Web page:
As a heavy user of Google Docs (s goog), both for work and personal activities, I was initially disappointed to see a lack of iPad (s aapl) support for the cloud-based productivity suite. Given the connectivity options of Wi-Fi or 3G, the large but portable display of the Apple’s device appears perfectly suited for light editing of Google Docs. Unfortunately, Google has been slow to add edit capabilities in mobile browsers, and those it has added are fairly limited.
So not long after my iPad arrived, I began my search for a Google Docs editor — after all, there’s an app for that, right? As a matter of fact, there is. I stumbled across an app called Office2 Pro and although the software had some initial shortcomings, it indeed allows for Google Docs editing directly on an iPad, and with recent updates, is a solid tool. Using it, I can connect to Google Docs via both my work and my personal Gmail account, plus the application supports WebDAV connections for other cloud storage solutions. The software doesn’t yet allow for presentation edits, but most functionality needed for document and spreadsheet editing is there, including complex document formatting and spreadsheet formulas.
Even with my newfound solution, I’ve still run into limitations. Most notably is when someone wants to send me a document. Google Docs used to offer an upload-by-email feature, but disabled it late last year. Luckily, Office2 Pro now supports the opening of email attachments on the iPad — tapping a spreadsheet attachment in email, for example, opens up Office2 Pro where I can edit the doc and save the changes right in one of my two Google Docs accounts.
Just for piece of mind — and a second backup copy — I’ve incorporated SugarSync for iPad into the workflow. If you’re not familiar with it, SugarSync is a cross-platform, cloud storage and synchronization service. Files on one computer are replicated up to the cloud and back down to other computers or mobile devices associated with a SugarSync account. For instance, I can create a new document file in a folder on my PC and SugarSync automatically makes a copy available in the cloud, on my Mac, and even on my Google Android phone, just to name a few devices.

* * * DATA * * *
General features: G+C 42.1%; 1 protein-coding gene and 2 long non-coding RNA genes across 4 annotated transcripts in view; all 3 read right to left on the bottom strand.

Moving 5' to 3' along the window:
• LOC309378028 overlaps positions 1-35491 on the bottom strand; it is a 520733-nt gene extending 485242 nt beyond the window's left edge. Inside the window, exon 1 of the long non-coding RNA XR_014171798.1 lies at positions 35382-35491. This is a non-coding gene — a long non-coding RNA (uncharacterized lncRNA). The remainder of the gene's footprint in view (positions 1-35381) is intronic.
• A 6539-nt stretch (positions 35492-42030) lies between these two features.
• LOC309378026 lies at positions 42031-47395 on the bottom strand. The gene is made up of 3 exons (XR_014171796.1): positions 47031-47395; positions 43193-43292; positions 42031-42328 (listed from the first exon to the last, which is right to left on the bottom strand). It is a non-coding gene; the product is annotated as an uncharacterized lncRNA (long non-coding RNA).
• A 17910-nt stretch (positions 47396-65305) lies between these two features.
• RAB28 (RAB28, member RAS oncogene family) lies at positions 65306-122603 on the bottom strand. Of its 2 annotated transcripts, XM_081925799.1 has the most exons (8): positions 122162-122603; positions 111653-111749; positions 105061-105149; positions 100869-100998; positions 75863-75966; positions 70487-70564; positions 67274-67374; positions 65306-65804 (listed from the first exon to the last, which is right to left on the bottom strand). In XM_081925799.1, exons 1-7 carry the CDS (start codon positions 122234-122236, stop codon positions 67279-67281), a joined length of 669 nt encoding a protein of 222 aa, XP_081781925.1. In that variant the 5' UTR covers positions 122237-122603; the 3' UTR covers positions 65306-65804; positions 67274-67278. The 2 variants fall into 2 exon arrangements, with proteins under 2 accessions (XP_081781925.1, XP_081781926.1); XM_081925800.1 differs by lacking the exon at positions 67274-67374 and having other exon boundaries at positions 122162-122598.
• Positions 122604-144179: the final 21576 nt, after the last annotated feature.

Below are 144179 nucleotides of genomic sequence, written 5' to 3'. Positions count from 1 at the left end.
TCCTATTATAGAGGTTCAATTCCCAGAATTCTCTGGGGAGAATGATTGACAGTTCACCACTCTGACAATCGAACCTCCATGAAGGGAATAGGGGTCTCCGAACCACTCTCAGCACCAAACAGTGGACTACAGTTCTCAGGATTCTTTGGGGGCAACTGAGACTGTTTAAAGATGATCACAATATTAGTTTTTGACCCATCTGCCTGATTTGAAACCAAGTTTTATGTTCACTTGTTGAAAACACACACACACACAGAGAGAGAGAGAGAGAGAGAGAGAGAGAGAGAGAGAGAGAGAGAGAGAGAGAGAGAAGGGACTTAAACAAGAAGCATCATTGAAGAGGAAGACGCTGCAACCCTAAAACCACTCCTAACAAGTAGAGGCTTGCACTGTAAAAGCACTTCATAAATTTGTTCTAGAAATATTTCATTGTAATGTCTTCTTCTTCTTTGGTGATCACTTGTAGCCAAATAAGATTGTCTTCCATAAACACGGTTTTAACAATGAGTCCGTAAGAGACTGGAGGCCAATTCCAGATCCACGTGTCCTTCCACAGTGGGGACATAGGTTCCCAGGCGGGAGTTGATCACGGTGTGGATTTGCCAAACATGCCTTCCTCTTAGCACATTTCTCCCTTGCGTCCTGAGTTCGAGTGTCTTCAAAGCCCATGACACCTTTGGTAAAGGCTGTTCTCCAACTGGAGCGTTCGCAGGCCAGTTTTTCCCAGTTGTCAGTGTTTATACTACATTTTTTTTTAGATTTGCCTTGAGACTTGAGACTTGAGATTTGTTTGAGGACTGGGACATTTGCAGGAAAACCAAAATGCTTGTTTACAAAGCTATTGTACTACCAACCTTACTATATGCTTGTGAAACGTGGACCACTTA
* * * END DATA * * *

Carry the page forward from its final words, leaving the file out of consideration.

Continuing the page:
Like Office2 Pro, SugarSync recently added support for external applications, so I can navigate to a document I have in the cloud through my SugarSync iPad app and open the document for editing directly in Office2 Pro. From there, the changes can be saved directly to Google Docs. Note that Dropbox, an offering similar to SugarSync, recently added API support for external applications — so the productivity method I’m using will likely soon work by using Dropbox in tandem with Office2 Pro, iWork or other iPad productivity apps.
Perhaps it’s overkill to have a backup for a backup, but you never know when it will come in handy. Unlike Google Docs, SugarSync does support email uploads by stripping out and saving the attachments from any message sent to a special SugarSync email address associated with your account. That feature is handy for two reasons — I can share that email address with friends or peers so they can shoot attachments to my cloud account, plus I can email edited files to SugarSync right from Office2 Pro. A quick tip if you plan to or currently use the SugarSync email upload feature: create a contact for SugarSync in your address book so you don’t have to remember the email address.
How does all this work and what are the costs involved? The solution is fairly seamless although I’d like to see to see better integration between SugarSync and third-party apps after editing a doc — emailing a file back-up to the cloud isn’t the most effective method. Obviously you’ll need a free Google Docs account. Access to SugarSync will cost you, based on how much storage you want, but a 2 GB account is free. Of course, with a starting price of $499, the iPad itself doesn’t come cheap, but Office2 Pro is only $7.99.
Armed with this toolset, I can be fairly productive with nothing more than my iPad and a web connection, although I’ve been known to “cheat” and use a folding Bluetooth keyboard for extensive edits. I’m finding that instead of carrying a netbook or notebook, I can use this set of tools and get by with just an iPad for basic content creation. Of course, some are doing far more with the iPad — the device has already been used to run the Norwegian government and one of the folks behind our recent web site redesigns recently found himself using the iPad to run his business — you can read all about the pros and cons of that situation over at WebWorkerDaily.
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